6. Consider eating with your "other" hand, at least part of the time.  You'll probably find this somewhat annoying or awkward, but that isn't the main way it helps you with food management.  By using the hand you're not used to, you will be very aware of every move you make and therefore, every choice you make.  This will greatly reduce your mindless eating, so you'll be making more conscious choices and benefiting from more conscious enjoyment of your food. 

7. Focus on eating small bites slowly and with conscious appreciation.  This will benefit you in several ways.  First and foremost, you'll get much more enjoyment out of the food, because you're paying attention when you eat.  Your portions will last for longer periods of time, which means you'll get more enjoyment out of less food.  In order to eat more consciously, it is best to minimize your eating while involved in lively conversation, because any food ingested at such times is unnoticed, so you get all of the calories and hardly any of the fun.  What's the point of eating something if you don't even register the experience anyway?  
8. Socialize away from the food supply.  Perhaps you have noticed that the less physical distance between you and the food, the harder it is to make rational decisions about what to have and how much to eat.  You may not know that this is due in part to the fact that the sights and smells of especially tempting food activate parts of your brain that set off a craving to eat (which is frequently mistaken for actual hunger).  You greatly increase your ability to maintain control if you keep as much distance as possible between yourself and the food.  Your best bet is to make your decisions about what to have from another room.  Then go to the food table, get what you decided on, and promptly leave the table.

9. Drink water through at least part of the event.  This will keep your hands and your mouth busy, as well as helping you to pace your consumption of food through the event.  Water is your secret weapon when you want to have a bit of some especially tempting food, but are worried about your ability to maintain control once you have a taste of it.  Once you've had a portion of that food that you feel completely good about, immediately have a couple hearty swallows of water; better yet, swish it around in your mouth a bit before swallowing.  What this will accomplish for you is to flush away the triggering taste of the food that remains in your mouth after you've swallowed the last bite.  With the triggering taste gone, the urge to keep eating will decrease dramatically, and may even disappear altogether.  This is another strategy, like using small plates, which is deceptively simple, yet quite powerful.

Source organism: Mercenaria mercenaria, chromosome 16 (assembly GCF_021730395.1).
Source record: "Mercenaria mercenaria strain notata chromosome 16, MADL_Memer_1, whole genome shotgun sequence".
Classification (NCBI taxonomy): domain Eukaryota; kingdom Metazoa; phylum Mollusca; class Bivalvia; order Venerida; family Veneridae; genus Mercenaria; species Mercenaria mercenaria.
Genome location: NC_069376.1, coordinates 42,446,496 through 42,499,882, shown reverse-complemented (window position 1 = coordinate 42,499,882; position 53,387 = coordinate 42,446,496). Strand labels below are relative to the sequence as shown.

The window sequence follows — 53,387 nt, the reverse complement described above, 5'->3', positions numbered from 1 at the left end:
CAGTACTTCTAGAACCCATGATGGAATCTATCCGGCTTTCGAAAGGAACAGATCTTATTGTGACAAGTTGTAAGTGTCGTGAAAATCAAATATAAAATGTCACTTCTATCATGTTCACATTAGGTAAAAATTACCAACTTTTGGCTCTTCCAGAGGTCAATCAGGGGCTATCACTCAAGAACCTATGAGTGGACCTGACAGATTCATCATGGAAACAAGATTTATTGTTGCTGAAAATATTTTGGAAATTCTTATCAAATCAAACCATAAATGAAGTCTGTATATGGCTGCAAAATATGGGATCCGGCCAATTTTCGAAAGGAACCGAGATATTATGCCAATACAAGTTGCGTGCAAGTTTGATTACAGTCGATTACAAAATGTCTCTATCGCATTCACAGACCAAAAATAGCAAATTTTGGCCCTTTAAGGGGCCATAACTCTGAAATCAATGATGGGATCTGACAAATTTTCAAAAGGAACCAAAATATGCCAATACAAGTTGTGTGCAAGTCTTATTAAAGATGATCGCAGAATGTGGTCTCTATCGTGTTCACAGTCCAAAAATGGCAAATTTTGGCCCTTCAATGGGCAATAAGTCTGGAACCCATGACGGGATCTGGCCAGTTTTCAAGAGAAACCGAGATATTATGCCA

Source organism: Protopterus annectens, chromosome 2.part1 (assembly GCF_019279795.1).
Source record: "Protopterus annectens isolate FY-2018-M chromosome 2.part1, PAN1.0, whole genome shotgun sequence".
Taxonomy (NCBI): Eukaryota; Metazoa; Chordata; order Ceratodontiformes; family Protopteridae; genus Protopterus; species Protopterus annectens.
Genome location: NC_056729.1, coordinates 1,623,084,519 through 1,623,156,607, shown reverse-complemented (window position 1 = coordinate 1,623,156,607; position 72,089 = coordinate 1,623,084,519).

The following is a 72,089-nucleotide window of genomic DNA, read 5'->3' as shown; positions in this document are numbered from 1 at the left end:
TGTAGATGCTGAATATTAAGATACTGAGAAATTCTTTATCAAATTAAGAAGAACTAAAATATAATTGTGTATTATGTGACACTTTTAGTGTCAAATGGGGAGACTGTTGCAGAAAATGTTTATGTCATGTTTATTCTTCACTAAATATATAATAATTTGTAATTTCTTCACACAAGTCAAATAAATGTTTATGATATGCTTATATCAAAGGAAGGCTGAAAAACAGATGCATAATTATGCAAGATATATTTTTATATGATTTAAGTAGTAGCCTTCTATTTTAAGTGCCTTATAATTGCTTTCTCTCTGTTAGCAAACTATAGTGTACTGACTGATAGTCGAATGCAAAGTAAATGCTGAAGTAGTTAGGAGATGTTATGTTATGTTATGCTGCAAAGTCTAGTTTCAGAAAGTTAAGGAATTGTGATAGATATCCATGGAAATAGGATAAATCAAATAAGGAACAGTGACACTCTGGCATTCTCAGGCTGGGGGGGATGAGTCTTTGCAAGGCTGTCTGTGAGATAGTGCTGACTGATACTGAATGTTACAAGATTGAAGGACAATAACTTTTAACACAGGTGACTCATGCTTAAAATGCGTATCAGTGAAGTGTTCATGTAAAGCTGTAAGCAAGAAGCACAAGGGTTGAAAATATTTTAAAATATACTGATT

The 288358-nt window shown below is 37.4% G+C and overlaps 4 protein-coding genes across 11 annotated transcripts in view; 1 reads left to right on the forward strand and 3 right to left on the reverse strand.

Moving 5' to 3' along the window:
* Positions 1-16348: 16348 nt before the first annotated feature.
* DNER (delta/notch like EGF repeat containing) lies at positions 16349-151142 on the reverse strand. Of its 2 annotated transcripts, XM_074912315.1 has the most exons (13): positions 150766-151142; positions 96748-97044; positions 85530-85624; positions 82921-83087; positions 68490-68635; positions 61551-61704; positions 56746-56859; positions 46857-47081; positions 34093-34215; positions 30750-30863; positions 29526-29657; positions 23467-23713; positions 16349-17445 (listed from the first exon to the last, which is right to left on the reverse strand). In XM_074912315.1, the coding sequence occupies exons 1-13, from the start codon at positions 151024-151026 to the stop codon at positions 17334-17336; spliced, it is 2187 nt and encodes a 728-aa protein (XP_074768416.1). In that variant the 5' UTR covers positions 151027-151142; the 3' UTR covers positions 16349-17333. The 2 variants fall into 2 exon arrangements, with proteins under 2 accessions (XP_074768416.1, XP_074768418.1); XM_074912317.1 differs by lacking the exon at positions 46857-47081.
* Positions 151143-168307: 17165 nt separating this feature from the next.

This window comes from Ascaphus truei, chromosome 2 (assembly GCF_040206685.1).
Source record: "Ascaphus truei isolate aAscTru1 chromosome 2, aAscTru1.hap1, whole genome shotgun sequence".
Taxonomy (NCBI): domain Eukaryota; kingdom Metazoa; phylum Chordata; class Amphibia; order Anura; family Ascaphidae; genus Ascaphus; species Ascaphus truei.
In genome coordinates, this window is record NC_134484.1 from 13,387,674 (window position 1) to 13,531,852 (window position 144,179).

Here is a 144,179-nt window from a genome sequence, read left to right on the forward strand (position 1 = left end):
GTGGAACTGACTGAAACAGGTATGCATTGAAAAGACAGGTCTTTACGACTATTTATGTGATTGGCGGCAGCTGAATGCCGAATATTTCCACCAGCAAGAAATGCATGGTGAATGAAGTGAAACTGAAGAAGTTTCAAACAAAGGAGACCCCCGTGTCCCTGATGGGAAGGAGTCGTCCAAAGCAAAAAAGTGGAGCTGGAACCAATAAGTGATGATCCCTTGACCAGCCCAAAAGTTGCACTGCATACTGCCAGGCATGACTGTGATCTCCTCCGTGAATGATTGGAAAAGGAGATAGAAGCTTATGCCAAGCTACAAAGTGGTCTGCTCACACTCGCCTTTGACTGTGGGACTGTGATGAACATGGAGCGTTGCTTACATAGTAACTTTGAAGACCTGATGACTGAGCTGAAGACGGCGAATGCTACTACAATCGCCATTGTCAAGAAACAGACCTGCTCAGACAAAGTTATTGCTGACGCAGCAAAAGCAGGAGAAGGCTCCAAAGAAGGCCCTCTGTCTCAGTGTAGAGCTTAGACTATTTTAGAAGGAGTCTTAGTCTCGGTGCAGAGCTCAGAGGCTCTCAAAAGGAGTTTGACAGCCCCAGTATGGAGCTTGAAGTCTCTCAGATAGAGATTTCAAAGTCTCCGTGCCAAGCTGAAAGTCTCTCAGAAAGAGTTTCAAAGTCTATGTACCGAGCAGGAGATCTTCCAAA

10. Be careful if you drink alcohol.  There's the obvious issue of empty calories, but perhaps more importantly, your ability to choose food wisely will be reduced if you are at all impaired by alcohol.  The 200-300 calories in an alcoholic drink itself will pale in comparison to the many hundreds/thousands of extra food calories you consume if you get a bit buzzed and lose your concern about managing food well.
These ten strategies are certainly not all there is to know about dealing with food during special occasions, but they should give you a running start.  Using strategies such as these will position you to enjoy yourself to the absolute fullest -- this means getting the most out of the good times when they happen, and having no regrets the next day.  Good luck!
Copyright © 2007, Elizabeth Babcock, LCSW.  All rights reserved.
Related articles:

Are You a Compulsive Eater?  Test Yourself and See...

Basic Strategies for Managing the Urge to Eat

Fat: Important New Findings

Loving Each Other to Death with Food

Managing Holiday Food 

Raising Kids to be Emotionally Balanced with Food 
Risk Management: The Overlooked Key to Finding Peace with Food

Why You Love Exercise, but Don't Know It 

Your Weight May Not be the Problem